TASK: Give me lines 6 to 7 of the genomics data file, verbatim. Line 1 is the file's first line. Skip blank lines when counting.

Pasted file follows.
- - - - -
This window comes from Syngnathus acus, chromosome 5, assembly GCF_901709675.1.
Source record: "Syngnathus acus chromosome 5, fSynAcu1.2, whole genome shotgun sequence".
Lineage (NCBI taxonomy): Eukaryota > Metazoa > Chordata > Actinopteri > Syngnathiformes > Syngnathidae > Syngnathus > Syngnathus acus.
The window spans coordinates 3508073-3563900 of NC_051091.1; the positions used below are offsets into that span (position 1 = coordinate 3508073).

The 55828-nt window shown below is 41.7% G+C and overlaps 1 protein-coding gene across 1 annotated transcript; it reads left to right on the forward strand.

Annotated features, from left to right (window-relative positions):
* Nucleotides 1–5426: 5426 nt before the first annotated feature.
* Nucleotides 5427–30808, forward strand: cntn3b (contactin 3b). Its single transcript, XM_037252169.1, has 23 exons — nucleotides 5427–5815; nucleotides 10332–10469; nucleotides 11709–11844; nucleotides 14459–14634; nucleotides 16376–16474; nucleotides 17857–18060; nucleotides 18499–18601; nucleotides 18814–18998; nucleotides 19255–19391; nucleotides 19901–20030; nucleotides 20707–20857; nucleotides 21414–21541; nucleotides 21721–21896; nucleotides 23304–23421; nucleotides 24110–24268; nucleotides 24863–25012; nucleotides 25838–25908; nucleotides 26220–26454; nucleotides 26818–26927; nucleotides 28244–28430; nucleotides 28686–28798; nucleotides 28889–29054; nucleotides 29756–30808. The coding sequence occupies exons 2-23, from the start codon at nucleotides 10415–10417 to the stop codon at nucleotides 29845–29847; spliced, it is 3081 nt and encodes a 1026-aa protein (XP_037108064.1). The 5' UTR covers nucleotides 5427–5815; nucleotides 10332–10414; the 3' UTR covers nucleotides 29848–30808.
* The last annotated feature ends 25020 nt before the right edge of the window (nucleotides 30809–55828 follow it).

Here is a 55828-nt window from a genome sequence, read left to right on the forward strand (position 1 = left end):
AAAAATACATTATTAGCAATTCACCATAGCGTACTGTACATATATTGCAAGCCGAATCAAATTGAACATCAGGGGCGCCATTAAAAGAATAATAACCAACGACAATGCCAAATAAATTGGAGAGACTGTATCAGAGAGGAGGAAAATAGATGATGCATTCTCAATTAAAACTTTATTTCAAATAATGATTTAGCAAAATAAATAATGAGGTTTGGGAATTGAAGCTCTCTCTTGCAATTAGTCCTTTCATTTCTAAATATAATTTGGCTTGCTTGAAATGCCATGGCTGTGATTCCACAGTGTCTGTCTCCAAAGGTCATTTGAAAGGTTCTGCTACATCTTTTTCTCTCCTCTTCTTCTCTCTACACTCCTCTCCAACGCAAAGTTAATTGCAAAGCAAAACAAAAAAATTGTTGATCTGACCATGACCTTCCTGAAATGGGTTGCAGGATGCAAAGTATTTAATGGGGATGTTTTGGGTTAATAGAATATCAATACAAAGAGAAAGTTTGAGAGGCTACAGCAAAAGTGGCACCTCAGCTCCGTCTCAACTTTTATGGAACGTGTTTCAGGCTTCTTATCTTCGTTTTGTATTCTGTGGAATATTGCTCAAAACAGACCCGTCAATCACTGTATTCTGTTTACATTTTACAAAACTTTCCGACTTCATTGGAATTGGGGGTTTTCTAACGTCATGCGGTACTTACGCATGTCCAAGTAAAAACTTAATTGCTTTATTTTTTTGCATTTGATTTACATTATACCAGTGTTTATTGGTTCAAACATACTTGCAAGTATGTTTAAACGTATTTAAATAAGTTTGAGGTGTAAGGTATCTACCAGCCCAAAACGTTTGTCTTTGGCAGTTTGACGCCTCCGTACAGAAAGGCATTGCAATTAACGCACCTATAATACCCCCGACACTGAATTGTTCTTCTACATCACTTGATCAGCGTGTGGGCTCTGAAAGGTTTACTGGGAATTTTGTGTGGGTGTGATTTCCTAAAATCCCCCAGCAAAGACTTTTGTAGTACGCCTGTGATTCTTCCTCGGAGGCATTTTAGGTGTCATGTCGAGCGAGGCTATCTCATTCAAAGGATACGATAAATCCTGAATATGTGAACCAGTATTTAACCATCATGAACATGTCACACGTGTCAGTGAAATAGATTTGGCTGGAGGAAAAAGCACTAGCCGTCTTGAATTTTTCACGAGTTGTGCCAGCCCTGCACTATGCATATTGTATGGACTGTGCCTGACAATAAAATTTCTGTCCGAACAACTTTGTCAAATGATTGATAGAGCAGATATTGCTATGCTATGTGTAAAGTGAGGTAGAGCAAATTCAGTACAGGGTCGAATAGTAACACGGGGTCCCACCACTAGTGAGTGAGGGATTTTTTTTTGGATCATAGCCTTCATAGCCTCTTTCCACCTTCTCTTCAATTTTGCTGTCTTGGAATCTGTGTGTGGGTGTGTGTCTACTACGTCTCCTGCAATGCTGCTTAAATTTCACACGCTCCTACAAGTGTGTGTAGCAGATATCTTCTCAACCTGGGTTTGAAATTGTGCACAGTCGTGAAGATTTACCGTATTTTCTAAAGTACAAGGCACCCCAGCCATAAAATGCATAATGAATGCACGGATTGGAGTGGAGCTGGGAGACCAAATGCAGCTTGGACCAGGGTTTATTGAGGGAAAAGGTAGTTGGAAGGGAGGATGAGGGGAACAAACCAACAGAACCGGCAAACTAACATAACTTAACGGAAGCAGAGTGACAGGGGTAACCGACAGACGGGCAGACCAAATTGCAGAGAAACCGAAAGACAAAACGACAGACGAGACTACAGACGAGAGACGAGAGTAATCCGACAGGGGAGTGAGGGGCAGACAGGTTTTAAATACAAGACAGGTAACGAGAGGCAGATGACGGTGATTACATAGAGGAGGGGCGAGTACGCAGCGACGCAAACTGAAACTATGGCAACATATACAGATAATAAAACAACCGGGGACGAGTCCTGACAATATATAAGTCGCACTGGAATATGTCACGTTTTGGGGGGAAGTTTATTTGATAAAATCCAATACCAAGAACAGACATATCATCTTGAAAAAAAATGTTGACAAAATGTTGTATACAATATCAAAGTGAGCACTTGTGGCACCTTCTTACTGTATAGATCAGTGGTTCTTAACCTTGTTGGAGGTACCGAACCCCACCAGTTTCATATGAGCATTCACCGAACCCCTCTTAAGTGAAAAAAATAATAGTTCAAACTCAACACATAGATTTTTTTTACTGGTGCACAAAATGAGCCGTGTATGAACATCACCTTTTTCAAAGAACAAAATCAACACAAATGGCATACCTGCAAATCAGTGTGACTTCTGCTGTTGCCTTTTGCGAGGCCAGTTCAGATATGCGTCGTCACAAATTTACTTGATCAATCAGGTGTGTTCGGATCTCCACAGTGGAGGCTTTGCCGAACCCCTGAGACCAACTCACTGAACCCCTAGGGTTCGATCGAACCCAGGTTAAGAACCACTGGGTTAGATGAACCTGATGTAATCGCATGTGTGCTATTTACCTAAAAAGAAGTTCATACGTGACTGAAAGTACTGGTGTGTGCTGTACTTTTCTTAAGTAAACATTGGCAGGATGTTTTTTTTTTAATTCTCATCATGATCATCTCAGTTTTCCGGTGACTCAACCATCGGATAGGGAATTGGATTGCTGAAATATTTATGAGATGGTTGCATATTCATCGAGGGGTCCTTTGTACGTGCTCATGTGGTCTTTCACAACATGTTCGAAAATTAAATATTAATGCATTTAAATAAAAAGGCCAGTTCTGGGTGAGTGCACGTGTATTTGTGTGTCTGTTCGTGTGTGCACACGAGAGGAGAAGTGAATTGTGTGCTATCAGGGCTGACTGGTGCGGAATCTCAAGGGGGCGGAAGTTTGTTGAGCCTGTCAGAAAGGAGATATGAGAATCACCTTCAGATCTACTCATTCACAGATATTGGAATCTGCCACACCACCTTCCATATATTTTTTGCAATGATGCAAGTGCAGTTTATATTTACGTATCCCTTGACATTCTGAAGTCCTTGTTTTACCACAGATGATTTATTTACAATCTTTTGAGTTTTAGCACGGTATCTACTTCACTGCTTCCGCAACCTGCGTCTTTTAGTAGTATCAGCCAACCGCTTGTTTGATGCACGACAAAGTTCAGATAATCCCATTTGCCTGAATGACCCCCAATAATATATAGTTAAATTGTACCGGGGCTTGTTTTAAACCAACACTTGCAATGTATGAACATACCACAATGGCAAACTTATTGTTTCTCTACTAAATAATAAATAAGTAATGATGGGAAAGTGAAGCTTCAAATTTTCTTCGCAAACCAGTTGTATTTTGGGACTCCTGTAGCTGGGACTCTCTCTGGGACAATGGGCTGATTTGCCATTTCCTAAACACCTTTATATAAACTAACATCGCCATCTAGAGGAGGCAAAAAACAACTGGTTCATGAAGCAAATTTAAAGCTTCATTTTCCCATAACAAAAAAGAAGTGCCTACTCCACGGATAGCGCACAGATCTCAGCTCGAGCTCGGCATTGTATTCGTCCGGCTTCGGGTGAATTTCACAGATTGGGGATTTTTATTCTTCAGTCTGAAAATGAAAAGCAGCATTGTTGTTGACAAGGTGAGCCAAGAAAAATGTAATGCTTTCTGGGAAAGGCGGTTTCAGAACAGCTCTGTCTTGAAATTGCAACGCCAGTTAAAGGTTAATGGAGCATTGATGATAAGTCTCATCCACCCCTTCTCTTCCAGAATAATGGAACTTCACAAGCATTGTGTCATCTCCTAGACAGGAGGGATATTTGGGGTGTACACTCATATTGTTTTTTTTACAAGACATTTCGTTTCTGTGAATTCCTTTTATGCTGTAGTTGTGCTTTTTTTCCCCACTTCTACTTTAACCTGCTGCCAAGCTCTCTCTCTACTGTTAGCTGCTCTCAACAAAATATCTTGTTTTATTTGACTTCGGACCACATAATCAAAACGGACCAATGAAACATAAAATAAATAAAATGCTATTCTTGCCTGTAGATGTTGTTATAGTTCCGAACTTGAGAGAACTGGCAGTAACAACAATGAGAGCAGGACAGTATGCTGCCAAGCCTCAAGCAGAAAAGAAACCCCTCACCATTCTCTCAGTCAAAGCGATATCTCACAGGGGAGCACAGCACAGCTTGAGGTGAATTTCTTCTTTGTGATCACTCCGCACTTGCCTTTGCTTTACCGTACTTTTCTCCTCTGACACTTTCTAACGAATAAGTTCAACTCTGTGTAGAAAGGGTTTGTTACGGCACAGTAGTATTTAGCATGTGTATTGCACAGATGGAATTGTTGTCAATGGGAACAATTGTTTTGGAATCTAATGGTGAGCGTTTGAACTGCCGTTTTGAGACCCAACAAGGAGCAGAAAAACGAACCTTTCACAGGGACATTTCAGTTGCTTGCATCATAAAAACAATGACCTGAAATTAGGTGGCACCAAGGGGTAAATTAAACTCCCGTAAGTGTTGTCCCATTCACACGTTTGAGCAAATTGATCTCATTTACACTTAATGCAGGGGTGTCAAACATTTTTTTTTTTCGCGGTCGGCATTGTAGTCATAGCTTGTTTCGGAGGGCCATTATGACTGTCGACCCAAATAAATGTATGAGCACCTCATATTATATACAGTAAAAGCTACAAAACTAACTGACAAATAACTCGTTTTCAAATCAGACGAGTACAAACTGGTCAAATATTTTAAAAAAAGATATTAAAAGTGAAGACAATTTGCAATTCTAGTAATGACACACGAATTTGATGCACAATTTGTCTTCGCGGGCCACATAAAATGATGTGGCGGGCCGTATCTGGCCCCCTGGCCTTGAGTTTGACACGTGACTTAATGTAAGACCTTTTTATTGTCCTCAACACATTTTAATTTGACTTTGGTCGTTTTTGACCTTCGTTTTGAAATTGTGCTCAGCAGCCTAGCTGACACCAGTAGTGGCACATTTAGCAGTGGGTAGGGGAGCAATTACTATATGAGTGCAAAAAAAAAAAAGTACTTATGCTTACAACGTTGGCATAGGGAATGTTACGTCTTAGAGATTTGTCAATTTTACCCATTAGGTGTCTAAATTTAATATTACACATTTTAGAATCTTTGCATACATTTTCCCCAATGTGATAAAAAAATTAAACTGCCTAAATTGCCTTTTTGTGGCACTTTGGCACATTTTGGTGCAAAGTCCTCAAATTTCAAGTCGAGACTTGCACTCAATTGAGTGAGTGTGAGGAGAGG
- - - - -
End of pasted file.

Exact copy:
Annotated features, from left to right (window-relative positions):
* Nucleotides 1–5426: 5426 nt before the first annotated feature.